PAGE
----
Huldrych Zwingli published his little 19 page Flugschrift Die erste kurze Antwort über Ecks sieben Schlußreden on 21 May, 1526.  Zwingli also addressed it to the Confederation (so that all the Cantons which had embraced Reform would know how Eck should be answered by their own Pastors and Theologians).

The occasion was, of course, the Baden Disputation (which Zwingli had not been allowed to attend- the Zurich City Council deeming him too valuable to risk having him killed by the angry Catholics- a thing that certainly would have happened had he gone).

It commences

Frommen, vesten, fürsichtigen, ersamen, wysen, gnädigen, lieben herren! Sidmal mir üwer wyßheit uß ursachen, die sy wol weyßt, ze lieb den ungemeinen platz Baden nit endren wil und aber daby Egg unnd Faber mit aller irer practick, red und anheften der artiklen allein uff mich reichend, sam die disputation allein sye umb minetwillen angesehen (darumb ich vermeindt allerbillichost gewäsen wär, daß man ein gemeinen platz angesehen hett, vorus so man vor jaren offenlich verstanden hat, daß mir Baden gheinswegs gemein ist; darus ich ermessen mag, das ir fürnemen und höchste begird ist, nit mit mir, sunder hinder mir ze disputieren und da uff beschlüß ze tringen, die sy, wo mir der platz gemein wer, nit vertruwtind fürzebringen, wiewol ouch hierinn gott wirt ynsehen thuon), hierumb ist an üch, mine gnädige herren, min demuotig pitt, ir wellind mir des Eggen gründ, die er über die siben schlußreden anzeigen wirt, schrifftlich lassen zuokomen; wil ich imm in gar kurtzer zyt allweg by üch schriftlich antwurt geben.

It then lists Eck’s theses upon which Zwingli comments one by one.  To my knowledge the present little treatise has never been translated.  A pity, really, and yet more evidence that folk interested in the period need to learn German or suffer the sorrow of never really knowing what went on.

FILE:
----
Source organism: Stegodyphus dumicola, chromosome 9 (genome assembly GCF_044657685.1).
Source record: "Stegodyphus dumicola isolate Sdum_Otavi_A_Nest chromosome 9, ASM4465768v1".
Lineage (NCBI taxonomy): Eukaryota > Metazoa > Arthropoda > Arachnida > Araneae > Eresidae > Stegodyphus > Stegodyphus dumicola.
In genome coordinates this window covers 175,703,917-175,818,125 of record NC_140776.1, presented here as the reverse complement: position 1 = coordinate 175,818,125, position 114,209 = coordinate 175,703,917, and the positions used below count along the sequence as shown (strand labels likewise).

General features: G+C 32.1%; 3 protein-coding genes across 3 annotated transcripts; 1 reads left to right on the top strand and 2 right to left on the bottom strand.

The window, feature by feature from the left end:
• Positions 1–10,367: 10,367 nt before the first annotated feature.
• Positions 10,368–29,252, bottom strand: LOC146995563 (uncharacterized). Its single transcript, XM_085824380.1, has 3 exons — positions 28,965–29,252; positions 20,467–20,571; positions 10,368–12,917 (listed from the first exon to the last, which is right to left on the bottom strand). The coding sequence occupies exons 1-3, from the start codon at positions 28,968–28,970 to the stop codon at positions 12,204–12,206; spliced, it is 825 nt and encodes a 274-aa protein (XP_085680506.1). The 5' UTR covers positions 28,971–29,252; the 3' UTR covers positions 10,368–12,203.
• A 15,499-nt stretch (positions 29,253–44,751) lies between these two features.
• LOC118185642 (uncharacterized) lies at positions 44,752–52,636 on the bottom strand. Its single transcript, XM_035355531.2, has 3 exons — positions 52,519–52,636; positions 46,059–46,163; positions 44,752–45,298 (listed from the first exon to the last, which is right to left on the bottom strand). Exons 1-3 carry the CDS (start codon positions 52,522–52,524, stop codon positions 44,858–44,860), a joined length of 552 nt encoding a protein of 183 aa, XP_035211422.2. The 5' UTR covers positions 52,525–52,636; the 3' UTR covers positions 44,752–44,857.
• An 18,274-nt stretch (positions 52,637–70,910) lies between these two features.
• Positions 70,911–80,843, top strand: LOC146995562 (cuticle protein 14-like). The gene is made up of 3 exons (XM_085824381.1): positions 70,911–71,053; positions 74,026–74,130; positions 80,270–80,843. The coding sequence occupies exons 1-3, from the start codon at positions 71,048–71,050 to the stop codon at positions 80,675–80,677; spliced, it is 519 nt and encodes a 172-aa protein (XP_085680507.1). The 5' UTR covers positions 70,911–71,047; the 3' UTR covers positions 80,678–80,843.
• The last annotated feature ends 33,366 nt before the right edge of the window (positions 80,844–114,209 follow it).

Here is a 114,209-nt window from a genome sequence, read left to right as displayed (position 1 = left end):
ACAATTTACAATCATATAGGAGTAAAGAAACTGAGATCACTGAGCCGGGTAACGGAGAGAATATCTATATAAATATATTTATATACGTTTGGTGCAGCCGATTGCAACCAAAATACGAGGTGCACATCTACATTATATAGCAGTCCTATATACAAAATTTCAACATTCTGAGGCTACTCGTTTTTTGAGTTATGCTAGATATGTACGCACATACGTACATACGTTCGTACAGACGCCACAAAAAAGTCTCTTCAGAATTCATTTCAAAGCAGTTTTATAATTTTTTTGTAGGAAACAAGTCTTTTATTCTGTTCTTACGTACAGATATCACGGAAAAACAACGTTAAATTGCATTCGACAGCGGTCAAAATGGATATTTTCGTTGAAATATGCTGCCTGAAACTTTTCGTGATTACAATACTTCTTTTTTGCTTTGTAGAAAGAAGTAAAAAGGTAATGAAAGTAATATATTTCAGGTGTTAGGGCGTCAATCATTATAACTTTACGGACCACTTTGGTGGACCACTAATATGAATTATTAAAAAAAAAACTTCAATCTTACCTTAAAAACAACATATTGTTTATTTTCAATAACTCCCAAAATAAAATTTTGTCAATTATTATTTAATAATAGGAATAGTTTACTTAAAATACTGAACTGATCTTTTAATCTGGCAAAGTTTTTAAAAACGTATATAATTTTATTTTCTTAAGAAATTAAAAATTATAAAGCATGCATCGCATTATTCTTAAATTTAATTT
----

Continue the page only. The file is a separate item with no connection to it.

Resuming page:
The Opening of the Baden Disputation

The disputation was opened in the Catholic city of Baden, in Aargau, May 21, 1526, and lasted eighteen days, till the 8th of June. The cantons and four bishops sent deputies, and many foreign divines were present. The Protestants were a mere handful, and despised as “a beggarly, miserable rabble.” Zwingli, who foresaw the political aim and result of the disputation, was prevented by the Council of Zurich from leaving home, because his life was threatened; but he influenced the proceedings by daily correspondence and secret messengers. No one could doubt his courage, which he showed more than once in the face of greater danger, as when he went to Marburg through hostile territory, and to the battlefield at Cappel. But several of his friends were sadly disappointed at his absence. He would have equalled Eck in debate and excelled him in biblical learning. Erasmus was invited, but politely declined on account of sickness.

The arrangements for the disputation and the local sympathies were in favor of the papal party. Mass was said every morning at five, and a sermon preached; the pomp of ritualism was displayed in solemn processions. The presiding officers and leading secretaries were Romanists; nobody besides them was permitted to take notes. The disputation turned on the real presence, the sacrifice of the mass, the invocation of the Virgin Mary and of saints, on images, purgatory, and original sin. Dr. Eck was the champion of the Roman faith, and behaved with the same polemical dexterity and overbearing and insolent manner as at Leipzig: robed in damask and silk, decorated with a golden ring, chain and cross; surrounded by patristic and scholastic folios, abounding in quotations and arguments, treating his opponents with proud contempt, and silencing them with his stentorian voice and final appeals to the authority of Rome. Occasionally he uttered an oath, “Potz Marter.” A contemporary poet, Nicolas Manuel, thus described his conduct:—

“Eck stamps with his feet, and claps his hands,
He raves, he swears, he scolds;
‘I do,’ cries he, ‘what the Pope commands,
And teach whatever he holds.’ ”

Schaff continues a brilliant description which is very much worth reading.